There are continued disputes over the harmful/health effects of vaping.  What there isn’t any controversy about is the exponential rise in teens who have tried e-cigarettes (Vape Pens).  According to the U.S. Surgeon General, between 2011 and 2015, e-cigarette use among high school students increased by 900 percent, with more teens now using e-cigarettes than cigarettes.   In a webpage from the CDC in January 2017,  “E-cigarettes are now the most commonly used form of tobacco by youth in the U.S. And dual use, or using both e-cigarettes and conventional cigarettes, is common among youth and young adults 18-25 years of age. Reasons reported by young people for using e-cigarettes include curiosity, taste, and the belief that e-cigarettes are less harmful than other tobacco products.”

A CNN article updated in February 2017 about teens using e-cigarettes for “dripping” (a more labor-intensive method of vaping in which the user manually applies a few drops of liquid directly to the exposed heating coil of the e-cig every so many puffs) states that it is true that, compared to traditional cigarettes, e-cigarettes lack many of the toxic chemicals, but there are many unknowns about the short term and long term use with them.  There are many other chemicals and flavorings added to these new devices and their effects are also unknown.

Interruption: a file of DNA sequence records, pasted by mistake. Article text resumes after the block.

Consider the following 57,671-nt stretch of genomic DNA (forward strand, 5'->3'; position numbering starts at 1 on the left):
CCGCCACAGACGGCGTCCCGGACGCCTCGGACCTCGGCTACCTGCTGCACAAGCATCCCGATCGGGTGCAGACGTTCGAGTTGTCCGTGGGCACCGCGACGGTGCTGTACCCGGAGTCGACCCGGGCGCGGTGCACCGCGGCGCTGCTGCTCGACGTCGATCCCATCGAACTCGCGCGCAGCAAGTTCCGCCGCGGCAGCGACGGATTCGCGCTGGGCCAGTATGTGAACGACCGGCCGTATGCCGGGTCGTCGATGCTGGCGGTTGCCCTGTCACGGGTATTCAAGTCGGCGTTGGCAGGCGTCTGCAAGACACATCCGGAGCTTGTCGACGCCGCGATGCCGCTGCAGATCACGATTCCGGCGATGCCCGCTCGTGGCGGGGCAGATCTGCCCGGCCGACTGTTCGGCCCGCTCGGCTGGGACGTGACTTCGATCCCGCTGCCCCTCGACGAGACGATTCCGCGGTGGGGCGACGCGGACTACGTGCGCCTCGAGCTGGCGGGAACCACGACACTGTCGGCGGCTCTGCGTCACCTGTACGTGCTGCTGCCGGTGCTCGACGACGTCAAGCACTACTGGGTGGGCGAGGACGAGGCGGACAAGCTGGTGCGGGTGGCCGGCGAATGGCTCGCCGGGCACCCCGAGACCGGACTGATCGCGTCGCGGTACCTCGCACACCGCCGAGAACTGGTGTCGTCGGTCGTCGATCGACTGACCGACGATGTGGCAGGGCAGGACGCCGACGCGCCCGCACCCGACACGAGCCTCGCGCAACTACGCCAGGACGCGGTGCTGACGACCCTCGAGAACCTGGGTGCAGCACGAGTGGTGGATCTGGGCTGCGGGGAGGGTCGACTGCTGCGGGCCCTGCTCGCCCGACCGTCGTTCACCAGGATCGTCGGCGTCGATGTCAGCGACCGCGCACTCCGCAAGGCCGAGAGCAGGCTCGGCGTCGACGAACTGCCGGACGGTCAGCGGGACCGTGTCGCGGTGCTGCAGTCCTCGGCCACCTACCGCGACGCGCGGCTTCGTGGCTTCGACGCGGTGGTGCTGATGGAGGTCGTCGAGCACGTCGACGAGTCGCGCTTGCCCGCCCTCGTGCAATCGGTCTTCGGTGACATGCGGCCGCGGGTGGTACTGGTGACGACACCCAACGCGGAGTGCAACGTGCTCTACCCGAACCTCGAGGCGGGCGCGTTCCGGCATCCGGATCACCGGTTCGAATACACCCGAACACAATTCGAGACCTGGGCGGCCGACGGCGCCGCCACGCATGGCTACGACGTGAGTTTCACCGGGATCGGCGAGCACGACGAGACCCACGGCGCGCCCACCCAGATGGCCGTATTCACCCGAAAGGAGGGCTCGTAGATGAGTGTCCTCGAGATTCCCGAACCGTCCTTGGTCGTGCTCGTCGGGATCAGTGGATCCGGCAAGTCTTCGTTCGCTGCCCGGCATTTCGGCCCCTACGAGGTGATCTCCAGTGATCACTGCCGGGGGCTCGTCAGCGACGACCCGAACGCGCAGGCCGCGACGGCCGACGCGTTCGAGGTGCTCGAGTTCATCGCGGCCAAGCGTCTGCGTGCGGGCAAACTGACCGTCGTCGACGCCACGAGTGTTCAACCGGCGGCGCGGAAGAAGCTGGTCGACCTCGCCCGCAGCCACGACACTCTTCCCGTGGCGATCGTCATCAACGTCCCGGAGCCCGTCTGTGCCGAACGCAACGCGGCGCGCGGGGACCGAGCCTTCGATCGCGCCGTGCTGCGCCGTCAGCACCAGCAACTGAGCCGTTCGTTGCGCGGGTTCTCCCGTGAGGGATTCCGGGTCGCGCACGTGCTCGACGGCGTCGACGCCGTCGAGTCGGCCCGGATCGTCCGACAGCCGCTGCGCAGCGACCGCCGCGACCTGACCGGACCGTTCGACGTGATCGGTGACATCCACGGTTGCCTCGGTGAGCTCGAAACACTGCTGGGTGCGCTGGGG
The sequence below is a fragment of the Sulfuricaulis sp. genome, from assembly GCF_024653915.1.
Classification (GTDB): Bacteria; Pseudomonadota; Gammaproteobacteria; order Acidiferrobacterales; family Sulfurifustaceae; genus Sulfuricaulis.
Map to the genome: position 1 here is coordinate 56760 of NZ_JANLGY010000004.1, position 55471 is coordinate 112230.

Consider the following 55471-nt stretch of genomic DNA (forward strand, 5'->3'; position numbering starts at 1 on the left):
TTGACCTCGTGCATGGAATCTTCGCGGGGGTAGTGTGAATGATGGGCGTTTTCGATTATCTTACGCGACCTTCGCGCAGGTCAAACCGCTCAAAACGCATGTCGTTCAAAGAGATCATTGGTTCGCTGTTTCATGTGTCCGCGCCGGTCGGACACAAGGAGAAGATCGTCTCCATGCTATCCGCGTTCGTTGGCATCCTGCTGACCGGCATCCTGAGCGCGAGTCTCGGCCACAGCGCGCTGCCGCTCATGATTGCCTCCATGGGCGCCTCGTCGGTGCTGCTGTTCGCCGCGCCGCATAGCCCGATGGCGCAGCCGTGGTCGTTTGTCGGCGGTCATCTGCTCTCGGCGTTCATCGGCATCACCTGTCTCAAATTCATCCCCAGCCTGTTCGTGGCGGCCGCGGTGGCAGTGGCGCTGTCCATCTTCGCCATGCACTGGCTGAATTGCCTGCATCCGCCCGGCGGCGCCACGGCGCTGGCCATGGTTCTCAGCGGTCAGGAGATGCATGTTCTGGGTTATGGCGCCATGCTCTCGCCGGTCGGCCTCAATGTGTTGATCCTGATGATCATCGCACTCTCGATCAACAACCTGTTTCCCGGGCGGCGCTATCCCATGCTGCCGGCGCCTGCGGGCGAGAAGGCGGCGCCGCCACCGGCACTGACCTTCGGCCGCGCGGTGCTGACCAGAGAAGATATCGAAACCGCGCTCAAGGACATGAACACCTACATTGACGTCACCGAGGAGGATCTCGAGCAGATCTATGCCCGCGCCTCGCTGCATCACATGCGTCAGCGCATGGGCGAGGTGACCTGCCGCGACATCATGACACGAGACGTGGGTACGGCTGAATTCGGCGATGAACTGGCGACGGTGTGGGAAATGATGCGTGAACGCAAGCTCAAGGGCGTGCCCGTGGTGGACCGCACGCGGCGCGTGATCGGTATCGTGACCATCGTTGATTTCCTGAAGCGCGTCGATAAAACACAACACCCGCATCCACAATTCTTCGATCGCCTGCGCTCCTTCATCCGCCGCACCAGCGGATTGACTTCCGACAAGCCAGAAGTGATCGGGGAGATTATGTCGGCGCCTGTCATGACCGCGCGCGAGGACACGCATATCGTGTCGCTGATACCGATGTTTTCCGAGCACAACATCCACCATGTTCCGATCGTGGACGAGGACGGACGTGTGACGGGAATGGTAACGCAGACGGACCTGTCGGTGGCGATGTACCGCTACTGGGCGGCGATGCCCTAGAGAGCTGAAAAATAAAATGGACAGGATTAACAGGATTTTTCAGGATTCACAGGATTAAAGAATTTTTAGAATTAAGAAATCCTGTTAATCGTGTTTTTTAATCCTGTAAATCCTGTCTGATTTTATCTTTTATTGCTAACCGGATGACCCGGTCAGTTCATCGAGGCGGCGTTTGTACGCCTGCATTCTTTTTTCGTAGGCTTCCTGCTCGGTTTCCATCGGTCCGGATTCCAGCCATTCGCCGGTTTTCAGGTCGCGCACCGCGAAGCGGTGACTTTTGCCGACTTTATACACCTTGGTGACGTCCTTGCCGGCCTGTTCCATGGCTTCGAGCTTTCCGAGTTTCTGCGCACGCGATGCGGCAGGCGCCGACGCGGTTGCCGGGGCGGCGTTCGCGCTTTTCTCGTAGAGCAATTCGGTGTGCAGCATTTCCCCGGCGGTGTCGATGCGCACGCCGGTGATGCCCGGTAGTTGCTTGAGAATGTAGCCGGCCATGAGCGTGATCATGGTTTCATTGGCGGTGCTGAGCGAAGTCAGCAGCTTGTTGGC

Studies are showing that like cigarette smoking, vaping also has second hand exposure risks.